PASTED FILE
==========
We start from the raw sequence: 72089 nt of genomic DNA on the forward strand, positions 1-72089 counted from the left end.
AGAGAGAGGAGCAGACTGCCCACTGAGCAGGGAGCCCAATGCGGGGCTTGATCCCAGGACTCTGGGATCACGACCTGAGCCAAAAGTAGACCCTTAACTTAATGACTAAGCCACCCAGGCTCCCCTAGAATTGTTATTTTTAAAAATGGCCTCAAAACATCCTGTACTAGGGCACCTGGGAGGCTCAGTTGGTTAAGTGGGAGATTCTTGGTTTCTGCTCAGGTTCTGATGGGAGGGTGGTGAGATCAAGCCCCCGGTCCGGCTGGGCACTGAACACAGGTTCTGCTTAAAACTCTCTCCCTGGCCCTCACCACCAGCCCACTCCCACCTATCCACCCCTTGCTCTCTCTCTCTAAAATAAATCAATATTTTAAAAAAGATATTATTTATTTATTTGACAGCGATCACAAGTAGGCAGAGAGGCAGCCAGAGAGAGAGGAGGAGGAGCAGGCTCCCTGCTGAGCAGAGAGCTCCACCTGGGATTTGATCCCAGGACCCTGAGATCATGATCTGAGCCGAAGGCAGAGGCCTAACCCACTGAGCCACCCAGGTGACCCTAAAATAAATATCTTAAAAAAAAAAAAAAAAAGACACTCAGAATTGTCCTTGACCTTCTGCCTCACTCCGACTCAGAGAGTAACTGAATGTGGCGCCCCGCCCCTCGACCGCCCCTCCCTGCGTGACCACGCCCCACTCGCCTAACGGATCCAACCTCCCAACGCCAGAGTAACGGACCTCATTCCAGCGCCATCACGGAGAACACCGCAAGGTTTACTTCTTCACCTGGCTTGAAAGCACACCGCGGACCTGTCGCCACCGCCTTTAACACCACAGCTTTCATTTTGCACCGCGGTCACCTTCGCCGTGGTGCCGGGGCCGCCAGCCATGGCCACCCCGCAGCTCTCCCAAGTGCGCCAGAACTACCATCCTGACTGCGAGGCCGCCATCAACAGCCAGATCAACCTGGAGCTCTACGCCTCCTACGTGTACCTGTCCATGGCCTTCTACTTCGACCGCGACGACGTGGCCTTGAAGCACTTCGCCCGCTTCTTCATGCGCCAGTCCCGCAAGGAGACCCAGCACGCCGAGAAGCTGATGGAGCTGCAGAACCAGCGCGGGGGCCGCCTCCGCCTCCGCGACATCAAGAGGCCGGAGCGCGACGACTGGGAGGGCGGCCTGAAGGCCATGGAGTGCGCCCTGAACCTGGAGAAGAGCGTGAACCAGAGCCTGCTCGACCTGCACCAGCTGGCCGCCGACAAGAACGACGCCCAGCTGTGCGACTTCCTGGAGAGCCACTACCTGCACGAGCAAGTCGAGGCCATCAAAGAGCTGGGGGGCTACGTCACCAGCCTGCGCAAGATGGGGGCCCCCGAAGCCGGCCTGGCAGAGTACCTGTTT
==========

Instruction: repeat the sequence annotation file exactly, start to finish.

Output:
We start from the raw sequence: 72089 nt of genomic DNA on the forward strand, positions 1-72089 counted from the left end.
AGAGAGAGGAGCAGACTGCCCACTGAGCAGGGAGCCCAATGCGGGGCTTGATCCCAGGACTCTGGGATCACGACCTGAGCCAAAAGTAGACCCTTAACTTAATGACTAAGCCACCCAGGCTCCCCTAGAATTGTTATTTTTAAAAATGGCCTCAAAACATCCTGTACTAGGGCACCTGGGAGGCTCAGTTGGTTAAGTGGGAGATTCTTGGTTTCTGCTCAGGTTCTGATGGGAGGGTGGTGAGATCAAGCCCCCGGTCCGGCTGGGCACTGAACACAGGTTCTGCTTAAAACTCTCTCCCTGGCCCTCACCACCAGCCCACTCCCACCTATCCACCCCTTGCTCTCTCTCTCTAAAATAAATCAATATTTTAAAAAAGATATTATTTATTTATTTGACAGCGATCACAAGTAGGCAGAGAGGCAGCCAGAGAGAGAGGAGGAGGAGCAGGCTCCCTGCTGAGCAGAGAGCTCCACCTGGGATTTGATCCCAGGACCCTGAGATCATGATCTGAGCCGAAGGCAGAGGCCTAACCCACTGAGCCACCCAGGTGACCCTAAAATAAATATCTTAAAAAAAAAAAAAAAAAGACACTCAGAATTGTCCTTGACCTTCTGCCTCACTCCGACTCAGAGAGTAACTGAATGTGGCGCCCCGCCCCTCGACCGCCCCTCCCTGCGTGACCACGCCCCACTCGCCTAACGGATCCAACCTCCCAACGCCAGAGTAACGGACCTCATTCCAGCGCCATCACGGAGAACACCGCAAGGTTTACTTCTTCACCTGGCTTGAAAGCACACCGCGGACCTGTCGCCACCGCCTTTAACACCACAGCTTTCATTTTGCACCGCGGTCACCTTCGCCGTGGTGCCGGGGCCGCCAGCCATGGCCACCCCGCAGCTCTCCCAAGTGCGCCAGAACTACCATCCTGACTGCGAGGCCGCCATCAACAGCCAGATCAACCTGGAGCTCTACGCCTCCTACGTGTACCTGTCCATGGCCTTCTACTTCGACCGCGACGACGTGGCCTTGAAGCACTTCGCCCGCTTCTTCATGCGCCAGTCCCGCAAGGAGACCCAGCACGCCGAGAAGCTGATGGAGCTGCAGAACCAGCGCGGGGGCCGCCTCCGCCTCCGCGACATCAAGAGGCCGGAGCGCGACGACTGGGAGGGCGGCCTGAAGGCCATGGAGTGCGCCCTGAACCTGGAGAAGAGCGTGAACCAGAGCCTGCTCGACCTGCACCAGCTGGCCGCCGACAAGAACGACGCCCAGCTGTGCGACTTCCTGGAGAGCCACTACCTGCACGAGCAAGTCGAGGCCATCAAAGAGCTGGGGGGCTACGTCACCAGCCTGCGCAAGATGGGGGCCCCCGAAGCCGGCCTGGCAGAGTACCTGTTT